Comparing Types of Vertebrae

Vertebrae along the spine share many structures, but they are shaped differently depending on the function of each spinal region. Vertebrae also vary in size across regions and possess structures unique to each region.
The five sacral vertebrae that are fused in adults make up the sacrum, a single bony plate. Fused transverse processes form ear-shaped lateral surfaces on the sacrum, the auricular surfaces, which connect the sacrum to pelvic bones. The sacral spinous processes of vertebrae S1–S4 are partially fused, creating the median sacral crest. No spinous process forms on the fifth sacral vertebra, forming an opening called the sacral hiatus, a common site for anesthetic injections. The sacral promontory, a bulging structure that separates the abdominal and pelvic cavities, projects from the first sacral vertebra.

The triangular coccyx, or tailbone, consists of three to five tiny fused vertebrae. Coccygeal vertebrae lack vertebral foramina and developed processes.

Anatomy of the Thoracic Cavity

The thoracic cavity protects the heart and lungs and is made up of the thoracic vertebrae, 12 pairs of ribs, and the sternum.

The thoracic cavity, is the area of a human's body from the neck to the abdomen, including the area within the ribs, breastbone, and dorsal vertebrae and containing the heart, lungs, and associated blood vessels. The name is descriptive because the bones involved create a cage or chamber that surrounds the vulnerable organs. The structure is semirigid, meaning that respiratory muscles cause its volume to regularly expand and contract as air is inhaled and exhaled.

The thoracic cavity is made up of the thoracic vertebrae, 12 pairs of ribs, and the sternum. The sternum, also called the breastbone, is a sword-shaped bony plate located in front of the heart. It divides into three regions from top to bottom: the broad manubrium, the long body, and the narrow xiphoid process. The notch at the top of the manubrium, the jugular notch, can be felt just between the clavicles. The body of the sternum meets the manubrium at the sternal angle, felt as a ridge at the most forward part of the sternum. The small xiphoid process below the body is the attachment site for some abdominal muscles.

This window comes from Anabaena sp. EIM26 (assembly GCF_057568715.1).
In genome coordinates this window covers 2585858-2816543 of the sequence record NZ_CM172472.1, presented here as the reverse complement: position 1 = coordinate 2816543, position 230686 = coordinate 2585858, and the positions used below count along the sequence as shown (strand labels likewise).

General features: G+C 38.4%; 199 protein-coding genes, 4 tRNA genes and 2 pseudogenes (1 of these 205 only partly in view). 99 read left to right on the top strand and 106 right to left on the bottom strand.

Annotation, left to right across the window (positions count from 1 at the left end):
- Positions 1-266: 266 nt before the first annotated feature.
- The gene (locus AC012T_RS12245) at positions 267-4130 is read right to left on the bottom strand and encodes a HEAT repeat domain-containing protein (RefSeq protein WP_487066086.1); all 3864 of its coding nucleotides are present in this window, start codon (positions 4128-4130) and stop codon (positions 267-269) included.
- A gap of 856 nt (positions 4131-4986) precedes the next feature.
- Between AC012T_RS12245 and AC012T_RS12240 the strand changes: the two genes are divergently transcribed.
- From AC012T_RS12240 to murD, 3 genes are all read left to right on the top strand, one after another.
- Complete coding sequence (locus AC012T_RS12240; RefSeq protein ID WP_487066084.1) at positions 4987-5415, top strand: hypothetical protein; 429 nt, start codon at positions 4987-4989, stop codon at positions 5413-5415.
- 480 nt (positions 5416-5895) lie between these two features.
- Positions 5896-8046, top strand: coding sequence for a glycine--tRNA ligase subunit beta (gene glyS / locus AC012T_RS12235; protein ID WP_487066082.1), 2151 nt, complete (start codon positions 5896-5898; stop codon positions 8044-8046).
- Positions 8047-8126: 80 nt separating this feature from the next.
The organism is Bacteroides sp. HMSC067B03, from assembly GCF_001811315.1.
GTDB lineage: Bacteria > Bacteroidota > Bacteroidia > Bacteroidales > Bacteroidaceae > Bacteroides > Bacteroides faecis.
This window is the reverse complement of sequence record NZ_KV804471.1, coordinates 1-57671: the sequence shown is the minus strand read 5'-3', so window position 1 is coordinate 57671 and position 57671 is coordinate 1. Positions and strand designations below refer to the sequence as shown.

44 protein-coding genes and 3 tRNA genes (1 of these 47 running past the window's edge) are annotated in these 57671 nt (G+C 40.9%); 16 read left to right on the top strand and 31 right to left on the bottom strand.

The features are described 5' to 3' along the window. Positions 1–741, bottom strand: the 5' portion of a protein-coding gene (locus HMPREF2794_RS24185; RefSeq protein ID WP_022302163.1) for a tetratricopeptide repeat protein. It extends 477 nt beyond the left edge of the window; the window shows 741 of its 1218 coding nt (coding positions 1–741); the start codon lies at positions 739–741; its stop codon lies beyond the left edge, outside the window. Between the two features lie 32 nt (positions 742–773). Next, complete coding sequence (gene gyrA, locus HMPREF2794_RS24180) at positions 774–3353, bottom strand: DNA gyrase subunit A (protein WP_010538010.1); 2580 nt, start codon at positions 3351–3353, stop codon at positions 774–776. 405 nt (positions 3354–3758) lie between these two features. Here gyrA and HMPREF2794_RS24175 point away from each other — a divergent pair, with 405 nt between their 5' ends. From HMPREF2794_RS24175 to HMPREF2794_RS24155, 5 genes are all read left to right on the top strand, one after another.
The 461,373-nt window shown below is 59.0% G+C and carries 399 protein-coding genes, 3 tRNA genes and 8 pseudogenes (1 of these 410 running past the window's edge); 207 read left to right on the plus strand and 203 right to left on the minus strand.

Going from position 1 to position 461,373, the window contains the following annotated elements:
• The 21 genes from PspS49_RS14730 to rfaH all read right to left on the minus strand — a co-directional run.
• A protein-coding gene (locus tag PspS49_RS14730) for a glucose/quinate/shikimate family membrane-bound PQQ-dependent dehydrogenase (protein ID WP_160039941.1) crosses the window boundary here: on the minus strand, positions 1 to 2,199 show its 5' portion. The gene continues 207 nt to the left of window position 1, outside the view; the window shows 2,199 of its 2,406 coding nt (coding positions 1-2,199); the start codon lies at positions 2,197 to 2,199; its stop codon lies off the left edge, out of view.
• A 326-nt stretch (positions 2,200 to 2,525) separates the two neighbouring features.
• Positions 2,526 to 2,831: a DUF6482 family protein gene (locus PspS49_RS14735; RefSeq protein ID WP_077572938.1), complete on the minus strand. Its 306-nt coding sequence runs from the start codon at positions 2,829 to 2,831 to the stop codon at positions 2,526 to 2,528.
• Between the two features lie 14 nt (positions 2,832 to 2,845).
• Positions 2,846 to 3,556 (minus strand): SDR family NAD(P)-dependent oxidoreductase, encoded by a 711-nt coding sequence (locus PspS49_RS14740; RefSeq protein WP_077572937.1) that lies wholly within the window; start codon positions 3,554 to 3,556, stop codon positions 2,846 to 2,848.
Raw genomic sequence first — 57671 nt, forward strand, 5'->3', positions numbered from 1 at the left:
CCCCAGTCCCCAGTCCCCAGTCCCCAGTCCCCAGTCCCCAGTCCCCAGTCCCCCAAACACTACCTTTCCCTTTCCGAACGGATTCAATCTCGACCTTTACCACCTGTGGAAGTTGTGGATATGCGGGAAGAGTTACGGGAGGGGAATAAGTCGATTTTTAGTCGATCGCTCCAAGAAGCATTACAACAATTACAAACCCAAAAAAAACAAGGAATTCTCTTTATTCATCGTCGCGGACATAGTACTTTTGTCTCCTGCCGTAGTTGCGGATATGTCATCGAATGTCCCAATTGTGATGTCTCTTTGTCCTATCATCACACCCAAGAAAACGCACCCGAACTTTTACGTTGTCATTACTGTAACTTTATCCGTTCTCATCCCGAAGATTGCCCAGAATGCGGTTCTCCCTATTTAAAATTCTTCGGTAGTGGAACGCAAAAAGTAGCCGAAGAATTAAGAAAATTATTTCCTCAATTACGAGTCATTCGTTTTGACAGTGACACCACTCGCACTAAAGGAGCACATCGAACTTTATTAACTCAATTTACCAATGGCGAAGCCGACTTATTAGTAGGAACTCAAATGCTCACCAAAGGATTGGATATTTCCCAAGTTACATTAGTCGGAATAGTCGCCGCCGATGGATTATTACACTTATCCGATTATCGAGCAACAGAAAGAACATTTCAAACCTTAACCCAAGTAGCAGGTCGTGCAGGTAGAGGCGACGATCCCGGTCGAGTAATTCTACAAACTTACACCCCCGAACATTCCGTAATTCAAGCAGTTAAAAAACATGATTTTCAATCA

Each of the 12 pairs of ribs attaches at its back (posterior) point to the thoracic vertebrae of the spine. In the front of the thoracic cavity, thin costal cartilage connects the first seven ribs directly to the sternum. These are designated as true ribs. Ribs 8–12 are termed false ribs because they lack this direct attachment to the sternum. Ribs 8–10 are connected to rib 7's costal cartilage. Ribs 11–12 do not connect to the sternum at all and are thus called the "floating ribs." Ribs also vary somewhat in structure. All ribs have a head that meets and articulates with the vertebral column. Ribs 1 to 10 each have a proximal head and tubercle (a small rounded projection or protuberance, especially on a bone connected by a narrow neck; ribs 11 and 12 have a head only. The tubercles form another point of articulation with the vertebral column. The first rib is flat and horizontal. Extending from the tubercle, ribs 2–10 make a sharp bend appropriately called the angle and then flatten into blades called shafts. Costal grooves in rib shafts form pathways for nerves and blood vessels. Ribs 1–10 articulate both with and between thoracic vertebrae. Because ribs 11–12 lack tubercles, they articulate only with vertebrae.

Structures of the Thoracic Cavity

In the thoracic cavity, 12 pairs of ribs attached to the vertebral column encircle the center of the body, protecting the heart, lungs, and other organs. Structures of the thoracic cage give the region strength and flexibility.